Ray and Tom’s demise have left a void in the horse world felt by many. The men that could not only tell you how to do it, but had the ability to show you how to get it done were gone. Martin and Buck came to me with the idea of setting up a foundation in Tom and Ray’s names with hopes of keeping their legacy alive. Tom and Ray strived to teach a better way of interacting between horse and rider. Their goal was to make a better deal for the horse and by helping the horse they were able to help the human realize a greater potential within themselves. Ray acknowledged a debt to the horse for all of the mistakes that he had made before he met Tom Dorrance.
I believe we owe it to Tom and Ray to preserve and protect their legacy for future generations and those who never had the opportunity to study with the Masters. I was married to Ray Hunt for over thirty years and shared his dream of preserving the dignity of the horse by endeavoring to become a better person. It became a way of living a life. It wasn’t something that you turned off and on when working with the horse; it was life with respect for the horse and your fellow man. You worked on yourself to have more to offer. Ray was tireless in his effort to reach horsemen the world over. He found people who couldn’t be bothered but never found the horse who didn’t understand and appreciate what he had to offer. The horse was never a tool for Ray. He didn’t want to become famous. His satisfaction came from creating a unity between horse and rider. Ray’s dream was to see a child working with a horse with perfect understanding. When asked where he learned it, he asked ‘is there any other way.’ I’m asking you all to help to make Ray’s dream a reality.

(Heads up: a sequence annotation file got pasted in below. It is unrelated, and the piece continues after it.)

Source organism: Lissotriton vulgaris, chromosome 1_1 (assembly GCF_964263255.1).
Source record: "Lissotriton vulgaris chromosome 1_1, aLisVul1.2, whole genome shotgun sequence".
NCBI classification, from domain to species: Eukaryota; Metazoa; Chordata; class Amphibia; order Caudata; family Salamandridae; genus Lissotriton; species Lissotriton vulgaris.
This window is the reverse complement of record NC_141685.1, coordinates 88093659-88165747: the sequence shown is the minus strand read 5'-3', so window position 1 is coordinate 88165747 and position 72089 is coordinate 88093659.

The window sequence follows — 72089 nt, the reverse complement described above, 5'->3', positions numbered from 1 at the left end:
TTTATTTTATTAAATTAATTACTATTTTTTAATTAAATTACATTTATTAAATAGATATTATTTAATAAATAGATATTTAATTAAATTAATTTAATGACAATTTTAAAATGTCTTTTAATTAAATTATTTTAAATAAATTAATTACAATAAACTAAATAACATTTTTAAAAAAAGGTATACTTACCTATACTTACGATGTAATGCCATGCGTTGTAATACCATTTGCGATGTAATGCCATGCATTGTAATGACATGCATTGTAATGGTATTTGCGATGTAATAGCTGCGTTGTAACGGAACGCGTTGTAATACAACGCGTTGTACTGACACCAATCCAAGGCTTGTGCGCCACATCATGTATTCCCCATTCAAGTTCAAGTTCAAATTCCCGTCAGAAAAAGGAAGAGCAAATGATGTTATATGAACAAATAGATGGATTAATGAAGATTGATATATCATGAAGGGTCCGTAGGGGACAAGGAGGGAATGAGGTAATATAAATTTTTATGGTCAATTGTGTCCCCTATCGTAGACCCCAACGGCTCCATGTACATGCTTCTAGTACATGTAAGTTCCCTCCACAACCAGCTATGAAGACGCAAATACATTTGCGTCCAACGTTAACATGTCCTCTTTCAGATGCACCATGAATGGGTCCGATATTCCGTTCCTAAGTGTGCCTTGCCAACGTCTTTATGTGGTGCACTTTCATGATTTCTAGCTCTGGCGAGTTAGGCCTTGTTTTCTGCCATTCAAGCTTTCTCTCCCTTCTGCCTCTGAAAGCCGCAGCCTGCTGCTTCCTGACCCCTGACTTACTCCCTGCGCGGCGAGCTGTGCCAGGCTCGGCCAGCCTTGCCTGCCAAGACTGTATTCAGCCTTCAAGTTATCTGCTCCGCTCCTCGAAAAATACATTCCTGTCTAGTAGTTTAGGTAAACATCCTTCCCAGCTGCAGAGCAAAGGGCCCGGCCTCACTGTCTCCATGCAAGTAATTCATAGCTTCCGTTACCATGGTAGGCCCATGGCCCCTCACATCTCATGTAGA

- With appreciation, Carolyn Hunt
I’ve started horses since I was 12 years old and have been bit, kicked, bucked off and run over. I’ve tried every physical means to contain my horse in an effort to keep from getting myself killed.
I started to realize that things would come much easier for me once I learned why a horse does what he does. This method works well for me because of the kinship that develops between horse and rider